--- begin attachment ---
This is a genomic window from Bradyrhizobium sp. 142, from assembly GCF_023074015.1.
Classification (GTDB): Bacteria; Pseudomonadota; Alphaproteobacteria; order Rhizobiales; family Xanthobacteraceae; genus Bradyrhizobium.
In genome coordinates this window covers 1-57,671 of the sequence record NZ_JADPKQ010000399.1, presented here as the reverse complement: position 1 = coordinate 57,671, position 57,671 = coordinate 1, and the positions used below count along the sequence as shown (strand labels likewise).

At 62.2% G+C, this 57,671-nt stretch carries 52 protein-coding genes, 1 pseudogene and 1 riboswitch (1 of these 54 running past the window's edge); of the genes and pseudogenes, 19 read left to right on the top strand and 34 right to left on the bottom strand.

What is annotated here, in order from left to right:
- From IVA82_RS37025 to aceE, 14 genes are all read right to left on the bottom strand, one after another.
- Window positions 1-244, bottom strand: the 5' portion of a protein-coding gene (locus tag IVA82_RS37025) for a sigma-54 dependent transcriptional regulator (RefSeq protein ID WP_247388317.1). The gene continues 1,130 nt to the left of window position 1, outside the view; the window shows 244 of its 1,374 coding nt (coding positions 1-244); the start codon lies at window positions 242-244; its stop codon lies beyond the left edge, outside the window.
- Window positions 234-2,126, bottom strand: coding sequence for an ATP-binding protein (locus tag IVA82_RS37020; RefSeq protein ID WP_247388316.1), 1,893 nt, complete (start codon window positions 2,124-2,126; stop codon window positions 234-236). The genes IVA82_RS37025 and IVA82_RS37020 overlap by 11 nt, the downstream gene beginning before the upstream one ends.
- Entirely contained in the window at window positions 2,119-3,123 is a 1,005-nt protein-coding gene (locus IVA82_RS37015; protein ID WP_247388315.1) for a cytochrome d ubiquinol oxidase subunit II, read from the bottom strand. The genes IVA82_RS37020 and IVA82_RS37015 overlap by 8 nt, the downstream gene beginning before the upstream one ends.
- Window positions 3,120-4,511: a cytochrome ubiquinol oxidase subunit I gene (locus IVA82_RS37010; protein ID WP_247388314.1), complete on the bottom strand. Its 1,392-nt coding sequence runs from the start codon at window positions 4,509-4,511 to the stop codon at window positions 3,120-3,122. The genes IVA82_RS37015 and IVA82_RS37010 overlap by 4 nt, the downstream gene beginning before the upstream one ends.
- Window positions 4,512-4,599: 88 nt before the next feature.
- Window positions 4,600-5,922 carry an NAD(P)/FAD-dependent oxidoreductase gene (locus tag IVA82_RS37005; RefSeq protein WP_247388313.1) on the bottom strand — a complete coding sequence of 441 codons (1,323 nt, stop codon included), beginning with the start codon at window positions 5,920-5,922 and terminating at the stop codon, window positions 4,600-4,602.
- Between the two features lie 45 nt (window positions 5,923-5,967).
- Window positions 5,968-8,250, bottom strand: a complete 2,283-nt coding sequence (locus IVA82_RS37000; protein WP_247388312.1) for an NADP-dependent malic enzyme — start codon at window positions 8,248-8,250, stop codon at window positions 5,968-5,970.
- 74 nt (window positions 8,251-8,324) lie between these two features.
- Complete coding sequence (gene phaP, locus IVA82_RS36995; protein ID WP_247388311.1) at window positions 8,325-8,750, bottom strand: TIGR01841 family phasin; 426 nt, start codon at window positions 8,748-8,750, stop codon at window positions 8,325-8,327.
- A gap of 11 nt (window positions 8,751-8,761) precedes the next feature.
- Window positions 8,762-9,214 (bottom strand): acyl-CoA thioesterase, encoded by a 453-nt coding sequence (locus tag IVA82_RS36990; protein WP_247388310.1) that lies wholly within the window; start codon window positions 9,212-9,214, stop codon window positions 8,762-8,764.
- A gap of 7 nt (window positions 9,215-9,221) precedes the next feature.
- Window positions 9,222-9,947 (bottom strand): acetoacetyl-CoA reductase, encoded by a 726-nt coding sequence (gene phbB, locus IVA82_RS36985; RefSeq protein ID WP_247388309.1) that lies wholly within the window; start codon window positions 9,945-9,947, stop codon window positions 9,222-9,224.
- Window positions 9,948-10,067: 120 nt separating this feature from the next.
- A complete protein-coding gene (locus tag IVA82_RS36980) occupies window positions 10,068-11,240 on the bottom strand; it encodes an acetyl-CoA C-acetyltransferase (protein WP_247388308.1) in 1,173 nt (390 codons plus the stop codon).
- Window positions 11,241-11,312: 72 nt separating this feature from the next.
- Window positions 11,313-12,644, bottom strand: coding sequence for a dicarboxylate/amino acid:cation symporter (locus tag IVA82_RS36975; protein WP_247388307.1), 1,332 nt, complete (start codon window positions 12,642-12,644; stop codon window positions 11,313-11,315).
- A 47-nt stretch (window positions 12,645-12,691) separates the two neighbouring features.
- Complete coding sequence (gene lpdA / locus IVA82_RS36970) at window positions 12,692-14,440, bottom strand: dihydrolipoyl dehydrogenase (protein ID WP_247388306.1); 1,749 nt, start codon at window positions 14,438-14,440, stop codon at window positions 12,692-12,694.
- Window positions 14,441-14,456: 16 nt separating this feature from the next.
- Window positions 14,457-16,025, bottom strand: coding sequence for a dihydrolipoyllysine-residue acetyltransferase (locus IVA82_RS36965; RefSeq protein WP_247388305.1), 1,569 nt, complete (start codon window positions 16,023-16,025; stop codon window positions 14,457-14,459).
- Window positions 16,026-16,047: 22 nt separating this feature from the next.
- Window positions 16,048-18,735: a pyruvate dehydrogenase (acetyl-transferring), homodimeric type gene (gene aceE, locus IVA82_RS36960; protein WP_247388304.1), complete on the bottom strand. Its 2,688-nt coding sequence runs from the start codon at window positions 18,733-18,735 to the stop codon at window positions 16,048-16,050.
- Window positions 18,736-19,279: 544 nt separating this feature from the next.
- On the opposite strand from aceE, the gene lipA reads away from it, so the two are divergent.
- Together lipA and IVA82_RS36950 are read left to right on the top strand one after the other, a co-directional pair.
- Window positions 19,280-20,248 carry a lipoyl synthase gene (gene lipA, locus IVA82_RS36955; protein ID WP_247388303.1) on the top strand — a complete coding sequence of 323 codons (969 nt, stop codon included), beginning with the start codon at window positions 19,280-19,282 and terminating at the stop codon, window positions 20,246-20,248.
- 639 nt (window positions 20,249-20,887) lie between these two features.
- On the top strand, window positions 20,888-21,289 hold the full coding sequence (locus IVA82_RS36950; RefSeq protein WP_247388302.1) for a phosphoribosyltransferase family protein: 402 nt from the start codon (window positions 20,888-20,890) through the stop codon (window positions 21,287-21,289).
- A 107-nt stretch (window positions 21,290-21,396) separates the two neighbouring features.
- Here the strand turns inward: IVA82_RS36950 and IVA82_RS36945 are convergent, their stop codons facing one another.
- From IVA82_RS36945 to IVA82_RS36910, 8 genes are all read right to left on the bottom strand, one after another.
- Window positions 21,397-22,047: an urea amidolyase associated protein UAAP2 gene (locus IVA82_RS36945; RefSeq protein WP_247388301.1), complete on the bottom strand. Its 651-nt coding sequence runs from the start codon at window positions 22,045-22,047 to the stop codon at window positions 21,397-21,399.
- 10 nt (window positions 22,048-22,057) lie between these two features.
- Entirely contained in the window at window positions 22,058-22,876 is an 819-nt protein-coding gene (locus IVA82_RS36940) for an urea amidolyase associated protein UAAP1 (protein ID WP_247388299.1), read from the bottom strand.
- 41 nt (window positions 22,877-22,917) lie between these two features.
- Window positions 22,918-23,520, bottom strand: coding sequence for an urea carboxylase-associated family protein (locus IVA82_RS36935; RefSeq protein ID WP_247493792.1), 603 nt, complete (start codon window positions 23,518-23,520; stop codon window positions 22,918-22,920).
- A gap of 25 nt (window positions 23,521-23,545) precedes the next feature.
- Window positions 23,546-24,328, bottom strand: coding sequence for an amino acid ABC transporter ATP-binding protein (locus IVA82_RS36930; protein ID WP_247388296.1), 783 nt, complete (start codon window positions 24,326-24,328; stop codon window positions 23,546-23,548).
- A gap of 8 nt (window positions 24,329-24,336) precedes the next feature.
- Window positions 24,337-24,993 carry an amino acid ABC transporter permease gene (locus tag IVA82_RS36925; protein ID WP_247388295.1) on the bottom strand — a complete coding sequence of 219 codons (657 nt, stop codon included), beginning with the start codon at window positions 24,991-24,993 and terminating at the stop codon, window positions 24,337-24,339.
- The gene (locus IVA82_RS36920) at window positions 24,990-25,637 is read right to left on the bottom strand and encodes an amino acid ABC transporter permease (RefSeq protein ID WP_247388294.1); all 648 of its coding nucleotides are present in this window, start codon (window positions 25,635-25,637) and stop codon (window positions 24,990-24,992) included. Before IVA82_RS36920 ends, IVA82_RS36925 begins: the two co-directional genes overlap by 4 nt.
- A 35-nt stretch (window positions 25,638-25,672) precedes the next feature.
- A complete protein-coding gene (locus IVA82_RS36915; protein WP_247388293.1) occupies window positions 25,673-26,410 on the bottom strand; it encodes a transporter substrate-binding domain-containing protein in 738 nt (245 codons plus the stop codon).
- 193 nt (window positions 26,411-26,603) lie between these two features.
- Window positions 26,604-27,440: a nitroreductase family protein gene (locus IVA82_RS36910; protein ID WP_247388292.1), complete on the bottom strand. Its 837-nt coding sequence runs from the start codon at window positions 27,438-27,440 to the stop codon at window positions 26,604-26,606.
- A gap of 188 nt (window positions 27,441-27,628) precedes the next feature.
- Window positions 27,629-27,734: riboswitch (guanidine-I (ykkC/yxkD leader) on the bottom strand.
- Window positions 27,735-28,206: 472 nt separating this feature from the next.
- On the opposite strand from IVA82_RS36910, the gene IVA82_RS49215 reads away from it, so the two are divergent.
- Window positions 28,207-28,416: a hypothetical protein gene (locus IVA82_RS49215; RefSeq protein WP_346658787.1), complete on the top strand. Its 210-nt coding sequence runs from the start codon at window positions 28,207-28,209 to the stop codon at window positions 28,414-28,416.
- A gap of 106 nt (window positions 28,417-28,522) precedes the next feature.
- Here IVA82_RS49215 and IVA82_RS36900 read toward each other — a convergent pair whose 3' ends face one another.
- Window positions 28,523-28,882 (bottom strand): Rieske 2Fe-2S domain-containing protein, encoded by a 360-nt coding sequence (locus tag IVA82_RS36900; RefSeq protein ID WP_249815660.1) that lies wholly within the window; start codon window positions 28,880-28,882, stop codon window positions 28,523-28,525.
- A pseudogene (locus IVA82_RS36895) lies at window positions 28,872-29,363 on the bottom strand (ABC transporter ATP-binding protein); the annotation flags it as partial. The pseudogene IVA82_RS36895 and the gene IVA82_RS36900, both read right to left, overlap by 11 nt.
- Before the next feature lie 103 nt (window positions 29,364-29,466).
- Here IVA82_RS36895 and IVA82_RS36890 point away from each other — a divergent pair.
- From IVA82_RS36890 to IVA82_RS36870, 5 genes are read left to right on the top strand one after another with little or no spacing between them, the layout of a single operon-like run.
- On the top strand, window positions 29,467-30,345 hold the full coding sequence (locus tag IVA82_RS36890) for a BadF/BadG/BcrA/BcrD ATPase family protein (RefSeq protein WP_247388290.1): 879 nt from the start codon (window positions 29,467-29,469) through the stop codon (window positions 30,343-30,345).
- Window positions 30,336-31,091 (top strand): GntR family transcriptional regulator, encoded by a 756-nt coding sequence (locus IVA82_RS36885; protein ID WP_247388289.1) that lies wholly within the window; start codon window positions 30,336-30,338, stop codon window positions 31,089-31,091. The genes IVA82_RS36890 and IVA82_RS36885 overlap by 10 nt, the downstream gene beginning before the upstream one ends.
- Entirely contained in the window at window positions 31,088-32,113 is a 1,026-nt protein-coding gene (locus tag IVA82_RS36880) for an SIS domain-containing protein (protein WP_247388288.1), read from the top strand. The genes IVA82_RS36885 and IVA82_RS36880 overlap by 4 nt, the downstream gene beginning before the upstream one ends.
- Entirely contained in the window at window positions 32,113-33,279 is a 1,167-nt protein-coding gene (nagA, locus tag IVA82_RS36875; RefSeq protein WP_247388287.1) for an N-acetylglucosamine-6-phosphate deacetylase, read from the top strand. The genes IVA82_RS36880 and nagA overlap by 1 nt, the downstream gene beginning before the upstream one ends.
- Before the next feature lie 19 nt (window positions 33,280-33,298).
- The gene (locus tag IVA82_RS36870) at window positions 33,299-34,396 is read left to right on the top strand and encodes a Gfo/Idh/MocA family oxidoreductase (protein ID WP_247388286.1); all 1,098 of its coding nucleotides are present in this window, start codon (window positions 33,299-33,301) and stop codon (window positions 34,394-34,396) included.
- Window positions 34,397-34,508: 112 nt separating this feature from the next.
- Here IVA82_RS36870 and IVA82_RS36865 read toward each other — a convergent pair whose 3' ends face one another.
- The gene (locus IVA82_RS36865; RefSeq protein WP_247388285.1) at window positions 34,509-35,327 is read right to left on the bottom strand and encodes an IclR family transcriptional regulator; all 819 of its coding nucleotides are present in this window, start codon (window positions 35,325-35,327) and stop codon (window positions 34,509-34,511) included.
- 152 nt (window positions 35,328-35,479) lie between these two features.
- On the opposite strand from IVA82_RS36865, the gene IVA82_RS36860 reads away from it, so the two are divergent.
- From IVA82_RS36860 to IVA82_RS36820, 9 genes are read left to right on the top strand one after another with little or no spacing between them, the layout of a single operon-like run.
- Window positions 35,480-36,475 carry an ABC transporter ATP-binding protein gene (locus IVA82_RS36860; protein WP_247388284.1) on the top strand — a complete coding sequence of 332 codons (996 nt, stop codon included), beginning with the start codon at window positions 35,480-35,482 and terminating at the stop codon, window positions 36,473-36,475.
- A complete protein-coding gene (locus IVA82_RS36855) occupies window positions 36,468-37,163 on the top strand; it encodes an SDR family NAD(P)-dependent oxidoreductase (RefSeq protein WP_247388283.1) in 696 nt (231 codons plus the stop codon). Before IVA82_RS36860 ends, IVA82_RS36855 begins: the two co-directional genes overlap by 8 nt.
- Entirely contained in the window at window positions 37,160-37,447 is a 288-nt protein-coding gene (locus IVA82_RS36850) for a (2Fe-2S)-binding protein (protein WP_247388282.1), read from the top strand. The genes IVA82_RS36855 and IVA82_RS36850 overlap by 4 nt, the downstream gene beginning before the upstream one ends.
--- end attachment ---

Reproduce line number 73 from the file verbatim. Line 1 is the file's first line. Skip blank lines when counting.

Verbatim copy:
- Here IVA82_RS36870 and IVA82_RS36865 read toward each other — a convergent pair whose 3' ends face one another.